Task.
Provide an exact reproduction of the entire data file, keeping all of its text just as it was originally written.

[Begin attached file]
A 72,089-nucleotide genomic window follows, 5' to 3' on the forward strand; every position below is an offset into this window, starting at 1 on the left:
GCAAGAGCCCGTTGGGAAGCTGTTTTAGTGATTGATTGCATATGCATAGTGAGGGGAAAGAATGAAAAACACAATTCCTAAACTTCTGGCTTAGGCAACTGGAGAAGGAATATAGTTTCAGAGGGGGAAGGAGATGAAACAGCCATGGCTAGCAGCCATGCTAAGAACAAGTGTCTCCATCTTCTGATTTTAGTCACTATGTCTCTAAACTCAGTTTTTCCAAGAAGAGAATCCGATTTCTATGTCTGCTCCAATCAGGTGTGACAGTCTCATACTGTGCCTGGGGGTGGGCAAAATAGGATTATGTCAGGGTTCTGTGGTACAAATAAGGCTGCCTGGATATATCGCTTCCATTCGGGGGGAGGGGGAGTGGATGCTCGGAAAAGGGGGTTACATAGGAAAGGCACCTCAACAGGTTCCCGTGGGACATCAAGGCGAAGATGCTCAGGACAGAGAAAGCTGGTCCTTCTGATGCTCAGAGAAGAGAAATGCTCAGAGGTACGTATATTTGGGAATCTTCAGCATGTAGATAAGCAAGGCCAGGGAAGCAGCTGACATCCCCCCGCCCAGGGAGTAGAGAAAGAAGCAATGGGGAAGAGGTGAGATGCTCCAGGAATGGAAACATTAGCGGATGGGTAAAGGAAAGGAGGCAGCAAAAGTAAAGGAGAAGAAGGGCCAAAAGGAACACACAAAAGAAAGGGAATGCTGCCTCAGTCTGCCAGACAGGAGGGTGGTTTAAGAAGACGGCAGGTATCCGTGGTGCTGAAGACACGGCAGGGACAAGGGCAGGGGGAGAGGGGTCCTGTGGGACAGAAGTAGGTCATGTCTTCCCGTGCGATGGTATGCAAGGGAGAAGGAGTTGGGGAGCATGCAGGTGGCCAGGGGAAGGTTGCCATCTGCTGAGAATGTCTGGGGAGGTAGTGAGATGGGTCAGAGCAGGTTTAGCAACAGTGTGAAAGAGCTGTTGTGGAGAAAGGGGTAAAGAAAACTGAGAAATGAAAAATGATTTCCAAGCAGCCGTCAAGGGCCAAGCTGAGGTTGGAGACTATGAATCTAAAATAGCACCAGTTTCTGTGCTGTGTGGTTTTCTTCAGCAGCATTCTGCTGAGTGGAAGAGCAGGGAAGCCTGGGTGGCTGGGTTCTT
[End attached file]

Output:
A 72,089-nucleotide genomic window follows, 5' to 3' on the forward strand; every position below is an offset into this window, starting at 1 on the left:
GCAAGAGCCCGTTGGGAAGCTGTTTTAGTGATTGATTGCATATGCATAGTGAGGGGAAAGAATGAAAAACACAATTCCTAAACTTCTGGCTTAGGCAACTGGAGAAGGAATATAGTTTCAGAGGGGGAAGGAGATGAAACAGCCATGGCTAGCAGCCATGCTAAGAACAAGTGTCTCCATCTTCTGATTTTAGTCACTATGTCTCTAAACTCAGTTTTTCCAAGAAGAGAATCCGATTTCTATGTCTGCTCCAATCAGGTGTGACAGTCTCATACTGTGCCTGGGGGTGGGCAAAATAGGATTATGTCAGGGTTCTGTGGTACAAATAAGGCTGCCTGGATATATCGCTTCCATTCGGGGGGAGGGGGAGTGGATGCTCGGAAAAGGGGGTTACATAGGAAAGGCACCTCAACAGGTTCCCGTGGGACATCAAGGCGAAGATGCTCAGGACAGAGAAAGCTGGTCCTTCTGATGCTCAGAGAAGAGAAATGCTCAGAGGTACGTATATTTGGGAATCTTCAGCATGTAGATAAGCAAGGCCAGGGAAGCAGCTGACATCCCCCCGCCCAGGGAGTAGAGAAAGAAGCAATGGGGAAGAGGTGAGATGCTCCAGGAATGGAAACATTAGCGGATGGGTAAAGGAAAGGAGGCAGCAAAAGTAAAGGAGAAGAAGGGCCAAAAGGAACACACAAAAGAAAGGGAATGCTGCCTCAGTCTGCCAGACAGGAGGGTGGTTTAAGAAGACGGCAGGTATCCGTGGTGCTGAAGACACGGCAGGGACAAGGGCAGGGGGAGAGGGGTCCTGTGGGACAGAAGTAGGTCATGTCTTCCCGTGCGATGGTATGCAAGGGAGAAGGAGTTGGGGAGCATGCAGGTGGCCAGGGGAAGGTTGCCATCTGCTGAGAATGTCTGGGGAGGTAGTGAGATGGGTCAGAGCAGGTTTAGCAACAGTGTGAAAGAGCTGTTGTGGAGAAAGGGGTAAAGAAAACTGAGAAATGAAAAATGATTTCCAAGCAGCCGTCAAGGGCCAAGCTGAGGTTGGAGACTATGAATCTAAAATAGCACCAGTTTCTGTGCTGTGTGGTTTTCTTCAGCAGCATTCTGCTGAGTGGAAGAGCAGGGAAGCCTGGGTGGCTGGGTTCTT